On one of our last nights in Grand Gulch, Jeff and Keshet gave us some devastating news from the outside world (received by their sat phone). The North Inlet of Rocky Mountain National Park has been burning since October 14th. The beautiful, diverse place we traversed through at the latter end of our trek– a place full of birds, chipmunks and squirrels, elk, deer, moose, firs, pines, spruce…. A place full of life. Winding River– the campground that housed us for several nights after emerging from the backcountry, where we ate cherry pies and pizza pies and heard the mating elk all night– has burned entirely. Images of the golden aspens smoldering into ash filled my mind upon hearing the news. We started trip-long conversations in the mountains about management of public land, the throwing-away of indigenous knowledge and burning practices, our disconnect to an abstract “wilderness”… And suddenly, these conversations, fears and concerns have been fulfilled. This feeling is not new to me, as an inhabitant of Southern California. I’ve been thinking a lot about my experience with fire, our collective experience, and I wrote this the night I heard the news:
Ash. A girl from California has to know it well. Eyes, nose, lungs– acquainted with the substance from my very conception. Yet, the sight of it raining through the sky, collecting on cars and once-white-windowsills, could never feel “normal.” Could never feel anything but absolutely grotesque, watching obliterated pieces of the places we love fall to the ground in front of us. It’s cruel, and it’s torturous.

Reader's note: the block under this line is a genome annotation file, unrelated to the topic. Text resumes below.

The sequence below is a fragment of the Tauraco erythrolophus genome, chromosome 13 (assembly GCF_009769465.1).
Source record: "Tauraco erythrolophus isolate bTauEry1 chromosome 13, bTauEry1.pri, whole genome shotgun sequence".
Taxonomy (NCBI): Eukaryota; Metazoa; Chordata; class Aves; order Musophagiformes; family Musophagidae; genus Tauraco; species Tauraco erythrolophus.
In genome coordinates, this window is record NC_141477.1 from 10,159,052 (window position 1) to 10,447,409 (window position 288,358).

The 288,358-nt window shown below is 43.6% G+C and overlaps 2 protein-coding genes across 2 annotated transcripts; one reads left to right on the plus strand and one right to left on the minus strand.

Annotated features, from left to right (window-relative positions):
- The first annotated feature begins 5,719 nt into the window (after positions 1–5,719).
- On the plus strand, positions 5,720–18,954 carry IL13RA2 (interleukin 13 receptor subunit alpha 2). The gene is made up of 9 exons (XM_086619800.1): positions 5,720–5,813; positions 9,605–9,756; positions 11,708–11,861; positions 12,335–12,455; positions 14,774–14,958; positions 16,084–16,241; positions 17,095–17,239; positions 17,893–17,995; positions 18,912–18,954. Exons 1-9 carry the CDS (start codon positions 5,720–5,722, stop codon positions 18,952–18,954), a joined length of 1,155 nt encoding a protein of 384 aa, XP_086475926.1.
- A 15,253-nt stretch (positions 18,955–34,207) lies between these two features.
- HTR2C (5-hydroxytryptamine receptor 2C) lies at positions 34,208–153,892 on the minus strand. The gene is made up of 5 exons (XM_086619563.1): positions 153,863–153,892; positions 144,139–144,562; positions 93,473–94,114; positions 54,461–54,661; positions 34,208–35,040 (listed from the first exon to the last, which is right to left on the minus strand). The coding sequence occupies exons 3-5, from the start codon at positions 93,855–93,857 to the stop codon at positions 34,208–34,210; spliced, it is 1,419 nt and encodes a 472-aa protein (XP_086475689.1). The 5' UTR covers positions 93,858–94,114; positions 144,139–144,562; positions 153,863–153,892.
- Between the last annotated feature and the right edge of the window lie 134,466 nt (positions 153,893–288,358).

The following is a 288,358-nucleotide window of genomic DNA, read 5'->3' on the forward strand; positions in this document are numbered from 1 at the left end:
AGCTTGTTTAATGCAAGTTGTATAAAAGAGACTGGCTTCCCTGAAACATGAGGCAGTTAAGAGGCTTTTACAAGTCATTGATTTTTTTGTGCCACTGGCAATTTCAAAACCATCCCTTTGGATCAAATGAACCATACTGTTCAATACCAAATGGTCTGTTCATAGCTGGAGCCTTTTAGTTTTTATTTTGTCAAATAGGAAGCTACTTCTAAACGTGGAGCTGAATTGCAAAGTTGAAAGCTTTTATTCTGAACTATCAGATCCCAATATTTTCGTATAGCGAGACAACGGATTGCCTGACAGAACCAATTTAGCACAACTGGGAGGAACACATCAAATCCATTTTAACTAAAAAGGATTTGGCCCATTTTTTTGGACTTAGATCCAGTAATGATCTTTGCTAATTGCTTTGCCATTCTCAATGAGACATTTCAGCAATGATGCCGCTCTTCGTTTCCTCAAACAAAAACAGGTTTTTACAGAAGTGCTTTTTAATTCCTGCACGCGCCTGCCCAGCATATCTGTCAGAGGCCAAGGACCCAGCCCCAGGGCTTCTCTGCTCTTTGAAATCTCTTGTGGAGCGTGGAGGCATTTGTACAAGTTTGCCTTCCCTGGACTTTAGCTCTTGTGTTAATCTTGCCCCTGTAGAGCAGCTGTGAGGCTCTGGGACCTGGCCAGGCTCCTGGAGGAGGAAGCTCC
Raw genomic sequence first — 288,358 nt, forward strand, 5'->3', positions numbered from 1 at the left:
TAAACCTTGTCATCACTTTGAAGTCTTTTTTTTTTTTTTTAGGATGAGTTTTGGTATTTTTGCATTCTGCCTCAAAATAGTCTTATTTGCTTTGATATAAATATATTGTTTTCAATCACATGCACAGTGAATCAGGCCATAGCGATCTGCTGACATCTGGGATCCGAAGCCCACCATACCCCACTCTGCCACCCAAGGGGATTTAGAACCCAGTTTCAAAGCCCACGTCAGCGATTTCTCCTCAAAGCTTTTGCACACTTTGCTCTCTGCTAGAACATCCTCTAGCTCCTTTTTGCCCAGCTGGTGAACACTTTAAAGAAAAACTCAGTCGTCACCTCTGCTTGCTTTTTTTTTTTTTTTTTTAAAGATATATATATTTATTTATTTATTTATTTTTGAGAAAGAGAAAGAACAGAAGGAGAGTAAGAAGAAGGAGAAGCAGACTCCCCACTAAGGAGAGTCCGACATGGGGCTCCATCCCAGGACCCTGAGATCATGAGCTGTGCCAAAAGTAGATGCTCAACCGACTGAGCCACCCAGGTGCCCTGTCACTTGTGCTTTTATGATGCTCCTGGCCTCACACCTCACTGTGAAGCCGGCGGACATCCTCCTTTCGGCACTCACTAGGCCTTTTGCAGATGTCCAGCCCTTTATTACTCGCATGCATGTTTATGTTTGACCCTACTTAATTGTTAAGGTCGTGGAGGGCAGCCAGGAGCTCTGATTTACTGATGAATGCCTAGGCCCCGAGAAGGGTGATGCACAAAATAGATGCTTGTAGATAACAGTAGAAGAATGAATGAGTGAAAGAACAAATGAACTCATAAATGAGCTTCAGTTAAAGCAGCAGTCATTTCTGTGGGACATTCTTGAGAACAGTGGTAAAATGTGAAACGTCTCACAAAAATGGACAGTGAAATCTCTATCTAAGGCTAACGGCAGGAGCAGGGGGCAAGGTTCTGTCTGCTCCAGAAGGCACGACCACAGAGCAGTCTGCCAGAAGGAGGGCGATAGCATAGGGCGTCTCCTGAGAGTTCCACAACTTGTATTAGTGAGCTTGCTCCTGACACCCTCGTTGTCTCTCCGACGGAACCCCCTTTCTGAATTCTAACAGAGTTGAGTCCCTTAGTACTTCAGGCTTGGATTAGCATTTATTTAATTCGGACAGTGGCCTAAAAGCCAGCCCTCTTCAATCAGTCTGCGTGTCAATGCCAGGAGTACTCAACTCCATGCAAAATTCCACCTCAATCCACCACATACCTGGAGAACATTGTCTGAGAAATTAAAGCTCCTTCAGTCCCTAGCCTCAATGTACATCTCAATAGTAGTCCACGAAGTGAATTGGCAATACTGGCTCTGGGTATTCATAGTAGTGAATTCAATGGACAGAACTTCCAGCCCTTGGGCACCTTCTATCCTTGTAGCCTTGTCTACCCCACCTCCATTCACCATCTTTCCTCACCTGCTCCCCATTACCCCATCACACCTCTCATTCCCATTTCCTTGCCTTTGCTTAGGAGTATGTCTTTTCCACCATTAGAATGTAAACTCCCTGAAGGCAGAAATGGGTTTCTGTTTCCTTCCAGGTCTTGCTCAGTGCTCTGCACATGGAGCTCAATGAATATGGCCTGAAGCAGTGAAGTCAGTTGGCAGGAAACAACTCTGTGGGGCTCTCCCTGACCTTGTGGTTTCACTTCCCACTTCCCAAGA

But the ash is who we are. Perhaps not who we’ve always been, but certainly who we are becoming. Our earth is burning, blazing, and we are smoldering too– souls untethered to this land like the ash of our homes, the ash filling our lungs and minds. A people uprooted, a people once productive and alive and now floating, burnt out, collecting on cars and once-white-windowsills.
When things burn, why do they leave pieces of themselves behind? Why not just disappear into the ether never to be seen, never to be inhaled? Ash is the most honest sacrament. Instead of eating the body, drinking the blood, we breathe in the death of this world at the hands of our own sins. We feed it to our own bodies, our own blood. It’s an open casket funeral, screaming in plumes of dark, black, smoke– SOMETHING IS DYING. SOMETHING IS ALREADY DEAD.
Mountains are engulfed in flames and the wind will notify us all, in cities and towns, first through scent and then all at once by delivering the desecrated body of the earth to our front doors, forcing us to confront it. But we humans, many of us now just floating pieces of ash ourselves, have forgotten. We have forgotten who our mother is, we have forgotten to respond to her screams of agony and flecks of death. And we pay for it. But we keep up these sadistic patterns of forgetfulness, mistreatment, somehow missing the point that we are killing not only the earth but ourselves– physically, emotionally, and spiritually.